Jan 20, 2023 - Technology

Hertz to help cities go electric, starting in Denver

A Chevy Bolt EUV beside a Hertz car rental office.

A Chevy Bolt EUV beside a Hertz car rental office. Photo courtesy of Hertz

Hertz aims to speed the adoption of electric vehicles (EVs) one city at a time, starting with Denver, where the car rental giant is launching a public-private partnership to add more neighborhood chargers and prepare workers for future jobs.

Why it matters: Renting an electric car gives potential EV buyers a no-risk way to try before they buy. But it can be a daunting choice — especially for first-time EV renters in unfamiliar areas who don't know where to charge.

Driving the news: Under the initiative announced Thursday, Hertz will work with cities to tackle such worries and try to spread the benefits of electrification, like cleaner air and lower long-term costs, to disadvantaged communities.

Details: Hertz will bring up to 5,200 electric cars to its Denver rental fleet, which currently includes around 8,100 vehicles.

  • The cars will be available for rent by Hertz customers as well as by Uber drivers under a previously announced partnership.
  • To support those customers, Hertz and its partner BP Pulse, an EV-charging network owned by oil giant BP, will install "dozens" of public EV chargers at Denver International Airport and elsewhere around the city.
  • Hertz will also provide curriculum and training to the city’s technical high school and will offer summer job opportunities through Denver’s Youth Employment Program.

The big picture: A key part of the initiative is to make sure EVs and chargers are accessible to everyone.

  • EVs are prohibitively expensive for many, and as Axios has reported, chargers are easier to find nationwide in wealthier neighborhoods.
  • The Uber partnership will make the expansion of charging infrastructure more equitable in places like Denver, Hertz CEO Stephen Scherr tells Axios.

How it works: Hertz will share with city planners anonymized data about its cars to ensure new chargers are installed in the places they're needed most, Scherr said.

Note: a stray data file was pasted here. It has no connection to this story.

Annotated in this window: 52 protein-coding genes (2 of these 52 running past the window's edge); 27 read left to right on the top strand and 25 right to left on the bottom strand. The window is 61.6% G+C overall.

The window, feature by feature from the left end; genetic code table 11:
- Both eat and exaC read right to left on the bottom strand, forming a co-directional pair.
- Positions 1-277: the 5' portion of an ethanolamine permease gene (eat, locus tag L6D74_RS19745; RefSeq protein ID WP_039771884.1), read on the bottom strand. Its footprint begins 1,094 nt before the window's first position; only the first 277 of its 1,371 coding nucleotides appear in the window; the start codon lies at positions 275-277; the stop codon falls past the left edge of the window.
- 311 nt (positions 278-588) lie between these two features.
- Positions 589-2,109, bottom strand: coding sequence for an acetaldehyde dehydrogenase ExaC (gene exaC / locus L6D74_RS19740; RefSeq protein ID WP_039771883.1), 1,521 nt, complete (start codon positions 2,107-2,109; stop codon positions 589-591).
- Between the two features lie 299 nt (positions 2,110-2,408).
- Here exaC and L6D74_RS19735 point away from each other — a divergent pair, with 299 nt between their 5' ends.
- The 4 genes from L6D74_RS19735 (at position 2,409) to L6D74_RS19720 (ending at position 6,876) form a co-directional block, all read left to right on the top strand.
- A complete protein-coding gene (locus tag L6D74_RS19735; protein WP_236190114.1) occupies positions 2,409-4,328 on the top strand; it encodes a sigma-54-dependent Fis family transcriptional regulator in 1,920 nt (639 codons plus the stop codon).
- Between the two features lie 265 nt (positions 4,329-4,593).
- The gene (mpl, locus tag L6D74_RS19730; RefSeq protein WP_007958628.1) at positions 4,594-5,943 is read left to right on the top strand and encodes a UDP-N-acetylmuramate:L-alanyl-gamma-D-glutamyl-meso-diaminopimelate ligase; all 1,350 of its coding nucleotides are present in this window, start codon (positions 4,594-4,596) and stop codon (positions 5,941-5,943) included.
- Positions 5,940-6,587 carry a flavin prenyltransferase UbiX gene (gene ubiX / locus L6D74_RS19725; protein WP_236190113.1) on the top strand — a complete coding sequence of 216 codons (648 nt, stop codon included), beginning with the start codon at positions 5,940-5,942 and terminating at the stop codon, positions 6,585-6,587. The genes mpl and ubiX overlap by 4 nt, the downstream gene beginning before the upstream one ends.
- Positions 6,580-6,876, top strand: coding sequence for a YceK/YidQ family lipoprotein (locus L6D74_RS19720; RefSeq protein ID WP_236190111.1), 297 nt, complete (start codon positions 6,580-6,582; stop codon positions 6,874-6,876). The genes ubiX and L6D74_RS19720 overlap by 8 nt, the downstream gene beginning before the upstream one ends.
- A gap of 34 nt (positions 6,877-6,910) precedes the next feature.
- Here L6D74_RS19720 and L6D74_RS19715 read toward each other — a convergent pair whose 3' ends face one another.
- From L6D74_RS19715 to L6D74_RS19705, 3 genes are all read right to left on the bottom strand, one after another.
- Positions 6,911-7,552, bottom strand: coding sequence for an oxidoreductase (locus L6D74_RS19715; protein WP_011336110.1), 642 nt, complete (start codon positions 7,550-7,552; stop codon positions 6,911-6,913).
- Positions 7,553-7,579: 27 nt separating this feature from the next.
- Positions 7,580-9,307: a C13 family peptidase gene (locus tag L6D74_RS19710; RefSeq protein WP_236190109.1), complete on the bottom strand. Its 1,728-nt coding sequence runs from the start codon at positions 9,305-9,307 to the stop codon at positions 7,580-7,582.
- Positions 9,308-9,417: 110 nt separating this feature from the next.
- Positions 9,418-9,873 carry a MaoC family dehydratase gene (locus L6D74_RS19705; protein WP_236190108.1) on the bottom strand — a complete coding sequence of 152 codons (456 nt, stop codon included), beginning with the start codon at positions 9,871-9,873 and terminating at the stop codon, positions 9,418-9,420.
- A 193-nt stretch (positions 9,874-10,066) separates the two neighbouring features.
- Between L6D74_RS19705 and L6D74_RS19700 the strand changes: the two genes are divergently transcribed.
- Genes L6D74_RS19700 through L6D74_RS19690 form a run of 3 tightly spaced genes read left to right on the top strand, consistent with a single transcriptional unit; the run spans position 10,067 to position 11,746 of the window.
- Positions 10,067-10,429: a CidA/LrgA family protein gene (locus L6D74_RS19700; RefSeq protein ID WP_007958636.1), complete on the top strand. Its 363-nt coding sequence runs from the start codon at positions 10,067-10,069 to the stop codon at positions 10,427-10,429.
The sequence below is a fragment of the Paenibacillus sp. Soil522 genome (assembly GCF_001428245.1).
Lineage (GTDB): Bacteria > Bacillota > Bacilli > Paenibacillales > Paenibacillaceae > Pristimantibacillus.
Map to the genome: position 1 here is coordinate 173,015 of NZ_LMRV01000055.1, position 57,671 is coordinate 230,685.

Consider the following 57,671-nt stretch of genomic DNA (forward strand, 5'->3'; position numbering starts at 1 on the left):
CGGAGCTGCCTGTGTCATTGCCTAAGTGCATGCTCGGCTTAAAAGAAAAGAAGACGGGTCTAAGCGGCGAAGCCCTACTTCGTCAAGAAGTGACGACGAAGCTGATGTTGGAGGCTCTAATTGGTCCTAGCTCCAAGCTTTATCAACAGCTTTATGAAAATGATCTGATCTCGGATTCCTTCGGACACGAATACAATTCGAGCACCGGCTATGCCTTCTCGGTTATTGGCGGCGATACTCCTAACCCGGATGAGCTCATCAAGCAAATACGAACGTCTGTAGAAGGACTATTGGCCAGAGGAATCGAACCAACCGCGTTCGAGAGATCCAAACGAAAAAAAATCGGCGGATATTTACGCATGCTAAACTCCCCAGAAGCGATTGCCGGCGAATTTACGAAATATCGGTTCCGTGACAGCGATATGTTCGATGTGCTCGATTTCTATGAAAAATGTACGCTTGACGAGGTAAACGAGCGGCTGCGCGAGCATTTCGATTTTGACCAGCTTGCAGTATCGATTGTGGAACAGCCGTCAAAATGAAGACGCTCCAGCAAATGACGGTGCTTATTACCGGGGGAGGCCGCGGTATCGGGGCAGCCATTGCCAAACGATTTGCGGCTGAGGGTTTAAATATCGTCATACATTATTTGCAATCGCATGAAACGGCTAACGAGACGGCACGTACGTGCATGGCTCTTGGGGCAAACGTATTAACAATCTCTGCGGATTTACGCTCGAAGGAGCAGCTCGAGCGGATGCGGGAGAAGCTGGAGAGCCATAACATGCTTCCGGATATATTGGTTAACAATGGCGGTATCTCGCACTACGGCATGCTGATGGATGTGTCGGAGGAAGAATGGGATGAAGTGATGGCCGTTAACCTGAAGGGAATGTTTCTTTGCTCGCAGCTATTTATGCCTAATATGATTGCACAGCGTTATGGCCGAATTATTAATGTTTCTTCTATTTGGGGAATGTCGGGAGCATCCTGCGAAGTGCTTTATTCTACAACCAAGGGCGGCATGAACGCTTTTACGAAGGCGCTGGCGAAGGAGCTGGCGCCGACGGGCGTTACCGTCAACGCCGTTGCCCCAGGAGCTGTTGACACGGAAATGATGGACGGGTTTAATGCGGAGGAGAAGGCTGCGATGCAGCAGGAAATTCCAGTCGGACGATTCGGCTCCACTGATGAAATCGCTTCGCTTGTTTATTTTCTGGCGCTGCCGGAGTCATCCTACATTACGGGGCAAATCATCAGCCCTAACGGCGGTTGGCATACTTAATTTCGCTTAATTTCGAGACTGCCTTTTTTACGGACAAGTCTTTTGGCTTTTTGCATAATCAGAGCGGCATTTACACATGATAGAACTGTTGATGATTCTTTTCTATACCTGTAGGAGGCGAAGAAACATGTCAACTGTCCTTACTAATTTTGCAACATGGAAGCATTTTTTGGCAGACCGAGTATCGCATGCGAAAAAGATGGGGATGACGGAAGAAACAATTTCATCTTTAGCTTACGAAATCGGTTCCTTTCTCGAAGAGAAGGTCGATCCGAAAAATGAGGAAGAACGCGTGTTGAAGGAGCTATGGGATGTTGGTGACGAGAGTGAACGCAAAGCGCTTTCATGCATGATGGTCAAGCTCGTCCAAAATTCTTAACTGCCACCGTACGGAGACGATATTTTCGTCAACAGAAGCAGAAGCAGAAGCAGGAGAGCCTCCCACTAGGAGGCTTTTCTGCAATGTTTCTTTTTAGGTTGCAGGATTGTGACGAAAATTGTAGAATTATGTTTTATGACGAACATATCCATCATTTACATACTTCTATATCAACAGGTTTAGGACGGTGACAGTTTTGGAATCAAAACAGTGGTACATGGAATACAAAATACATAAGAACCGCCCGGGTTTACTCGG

• "We know where those EVs are going, and where they dwell overnight. That matters because if a city is going to build out its charging infrastructure, that capital needs to be spent in the right way."
  • Uber drivers often rent their car for weeks at a time, and take it home at night to neighborhoods that might not ordinarily attract investments in public charging, he explained.
  • "A byproduct of our rental of EVs to Uber drivers is a more equitable distribution of charging infrastructure that's in the city's interest."

What they're saying: "Our goal is to reduce Denver’s carbon emissions 80% by 2050, and expanding the use and availability of electric vehicles will play a major role in helping us achieve that goal," Denver Mayor Michael B. Hancock said in a statement.

  • "This partnership with Hertz will provide invaluable data about where we need charging infrastructure the most, as well as provide new opportunities with this new technology to create good-paying jobs for our current and future workforce.”

The bottom line: Scherr says the partnership is also good for Hertz, which aims to make 25% of its 500,000-vehicle U.S. fleet electric by 2024.

  • "The greater the proliferation of charging stations, the better it is for our business."
  • Hertz has committed to buy 100,000 electric cars from Tesla, 175,000 from GM, and 65,000 from Polestar.
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